3 Common Missteps That Sway WC Disability Determinations
Disability is a tricky area that has grown substantially in significance over the past few decades, with 1 in 20 working-age adults in the United States (5%) not working due to disability.
This number has risen from just 1% of working-age adults in 1965, now costing upwards of $200 billion annually.
In a paper written for Broadspire, Marco Iglesias, who boasts over 25 years of experience in workers’ compensation, disability evaluation/treatment and insurance leadership, outlines some of the most glaring obstacles that emerge during the evaluation process, when determining whether a worker should or should not receive disability benefits.
These common missteps are relevant to each player in the game, from doctors to injured workers to employers and benefits administrators.
1) Misuse of language
There are a number of terms that are often misused when determining whether a worker should receive disability, which can stall or unintentionally sway decision-making.
- Impairment vs. disability: An impairment, as described in the Broadspire paper, is “a significant deviation, loss, or loss of use of any body structure or body function in an individual with a health condition, disorder or disease.” A disability, on the other hand, is described by the American Medical Association as “activity limitations and/or participation restrictions in an individual with a health condition, disorder or disease.”
The distinction here is important, because an impairment that would prevent one person from doing their job — causing them to have, by definition, a disability — could have no impact on another person’s ability to do their job, depending on what the job duties are.
- Limitations vs. restrictions: These two terms are often used interchangeably, but they are not the same. As Iglesias noted, “A limitation refers to what an individual is unable to do as a result of a medical condition. A restriction refers to what an individual should not do as a result of a medical condition.” For example, if an employee is prone to seizures, they are not unable to drive a forklift, but for the safety of themselves and others, they should not. This is a restriction rather than a limitation.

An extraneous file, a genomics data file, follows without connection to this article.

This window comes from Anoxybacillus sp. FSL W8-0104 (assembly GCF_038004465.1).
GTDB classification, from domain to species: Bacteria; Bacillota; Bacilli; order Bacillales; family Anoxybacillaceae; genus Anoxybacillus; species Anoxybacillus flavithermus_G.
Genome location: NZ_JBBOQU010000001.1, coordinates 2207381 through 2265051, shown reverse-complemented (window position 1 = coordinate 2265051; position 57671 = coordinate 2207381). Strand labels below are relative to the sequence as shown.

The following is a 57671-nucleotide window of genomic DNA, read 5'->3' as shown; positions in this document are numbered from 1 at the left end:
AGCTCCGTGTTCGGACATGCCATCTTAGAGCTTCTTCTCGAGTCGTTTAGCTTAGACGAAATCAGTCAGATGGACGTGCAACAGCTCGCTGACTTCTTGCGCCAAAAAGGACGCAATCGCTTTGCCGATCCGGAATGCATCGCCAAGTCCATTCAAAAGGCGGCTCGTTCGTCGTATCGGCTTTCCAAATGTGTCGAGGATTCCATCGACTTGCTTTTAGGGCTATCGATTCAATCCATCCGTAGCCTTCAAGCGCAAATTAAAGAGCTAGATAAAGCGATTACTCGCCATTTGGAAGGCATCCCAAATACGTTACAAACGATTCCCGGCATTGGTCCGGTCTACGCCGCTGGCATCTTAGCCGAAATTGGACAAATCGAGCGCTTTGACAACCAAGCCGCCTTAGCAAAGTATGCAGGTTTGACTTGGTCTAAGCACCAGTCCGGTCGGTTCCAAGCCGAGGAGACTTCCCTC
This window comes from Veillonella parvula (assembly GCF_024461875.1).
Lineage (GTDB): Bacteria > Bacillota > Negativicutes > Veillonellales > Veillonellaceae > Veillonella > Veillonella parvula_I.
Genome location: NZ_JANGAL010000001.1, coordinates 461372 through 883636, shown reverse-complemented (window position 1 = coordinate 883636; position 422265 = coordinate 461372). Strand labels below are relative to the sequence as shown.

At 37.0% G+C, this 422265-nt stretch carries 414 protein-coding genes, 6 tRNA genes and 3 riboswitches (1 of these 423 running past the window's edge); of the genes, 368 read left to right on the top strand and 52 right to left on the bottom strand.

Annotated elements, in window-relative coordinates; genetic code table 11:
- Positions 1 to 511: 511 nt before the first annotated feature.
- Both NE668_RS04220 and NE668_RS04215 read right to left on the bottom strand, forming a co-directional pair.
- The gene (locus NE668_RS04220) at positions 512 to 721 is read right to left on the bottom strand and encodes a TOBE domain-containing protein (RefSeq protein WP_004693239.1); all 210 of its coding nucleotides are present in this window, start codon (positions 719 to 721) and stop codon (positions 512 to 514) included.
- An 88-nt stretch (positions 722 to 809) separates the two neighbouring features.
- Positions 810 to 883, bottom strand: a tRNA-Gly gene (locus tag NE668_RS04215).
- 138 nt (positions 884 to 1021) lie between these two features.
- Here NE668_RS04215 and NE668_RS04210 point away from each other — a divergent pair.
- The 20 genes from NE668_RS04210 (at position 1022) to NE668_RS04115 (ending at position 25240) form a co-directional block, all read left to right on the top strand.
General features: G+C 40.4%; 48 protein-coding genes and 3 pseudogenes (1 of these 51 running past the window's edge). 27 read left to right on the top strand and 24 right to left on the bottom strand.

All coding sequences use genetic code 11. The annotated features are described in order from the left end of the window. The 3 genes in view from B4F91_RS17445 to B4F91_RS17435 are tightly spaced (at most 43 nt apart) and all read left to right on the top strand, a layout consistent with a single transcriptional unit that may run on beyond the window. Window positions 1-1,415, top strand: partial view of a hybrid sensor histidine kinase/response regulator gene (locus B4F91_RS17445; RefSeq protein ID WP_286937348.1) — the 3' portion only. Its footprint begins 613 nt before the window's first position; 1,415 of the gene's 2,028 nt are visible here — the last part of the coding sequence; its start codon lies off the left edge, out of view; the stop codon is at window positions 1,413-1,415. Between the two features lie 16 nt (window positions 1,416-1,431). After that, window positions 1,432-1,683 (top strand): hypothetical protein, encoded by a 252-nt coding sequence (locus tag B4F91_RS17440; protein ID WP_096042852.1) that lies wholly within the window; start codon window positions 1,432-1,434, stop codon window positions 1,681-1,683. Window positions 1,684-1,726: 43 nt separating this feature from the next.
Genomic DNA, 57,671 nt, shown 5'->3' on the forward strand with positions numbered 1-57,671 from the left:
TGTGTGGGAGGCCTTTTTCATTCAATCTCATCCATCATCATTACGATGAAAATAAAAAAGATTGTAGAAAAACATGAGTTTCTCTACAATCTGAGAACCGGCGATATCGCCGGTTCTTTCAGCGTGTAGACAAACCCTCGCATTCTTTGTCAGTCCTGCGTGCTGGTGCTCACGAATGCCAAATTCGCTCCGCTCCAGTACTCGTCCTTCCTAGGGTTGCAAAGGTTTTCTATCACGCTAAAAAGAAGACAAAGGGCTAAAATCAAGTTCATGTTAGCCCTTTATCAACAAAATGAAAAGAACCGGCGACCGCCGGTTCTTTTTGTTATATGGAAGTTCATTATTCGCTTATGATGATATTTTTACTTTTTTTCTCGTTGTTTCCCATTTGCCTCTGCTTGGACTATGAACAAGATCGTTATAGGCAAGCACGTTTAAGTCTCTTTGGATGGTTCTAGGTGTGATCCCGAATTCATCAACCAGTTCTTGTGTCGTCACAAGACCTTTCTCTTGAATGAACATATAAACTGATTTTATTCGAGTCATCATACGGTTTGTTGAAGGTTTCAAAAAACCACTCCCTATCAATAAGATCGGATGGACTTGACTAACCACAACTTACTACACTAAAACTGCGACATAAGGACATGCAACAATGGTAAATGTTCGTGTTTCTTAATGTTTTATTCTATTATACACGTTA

Why it matters: Confusing or conflating these terms can lead to inaccurate determinations of disability and can also cause confusion in communications between doctors, employees and claims professionals in the process of determining whether or not an employee should receive disability and to what extent. Using them correctly the first go-around can save everyone involved in the process an unnecessary headache.
2) Doctors using different processes to evaluate disability
Iglesias references a study performed in New Zealand, where researchers categorized how doctors determined disability in the case of lower back pain.
In the end, they found that there wasn’t one universal system, but rather four processes by which doctors came to their determinations.
Why it matters: While this study wasn’t performed in the United States, the takeaway — that doctors each have their own personal processes of evaluating disability — still applies.
As the paper noted, “It’s important to realize that there is very little in the way of scientific studies or evidence based guidance for most disability determinations.” So, essentially, doctors are left to their own devices.
Per the New Zealand study, depending on the doctor’s process, the patient could play a large role in the determination process — sometimes driving it completely — which isn’t how the system is designed to work.
3) Muddling of roles and responsibilities in the determination process
There are certain questions that doctors simply don’t have the experience to answer, like those in relation to an employee’s tolerance levels, which can only truly be determined by the employees themselves.
So, it’s important to be acutely aware of who is responsible for determining what throughout the process.
As noted by Broadspire, the employee is responsible for determining their tolerance; the employer is responsible for determining the employee’s employment, job and duty; doctors are responsible for determining the employee’s limitation, restriction, capacity and impairment and for providing accurate information surrounding these areas; and after taking all of this into account, the benefits administrator is responsible for determining the disability of the employee.
Why it matters: When these roles are unclear, determinations of disability can essentially be made by the wrong person, including the employee or the doctor, when really the burden of determination falls on the benefits administrator. &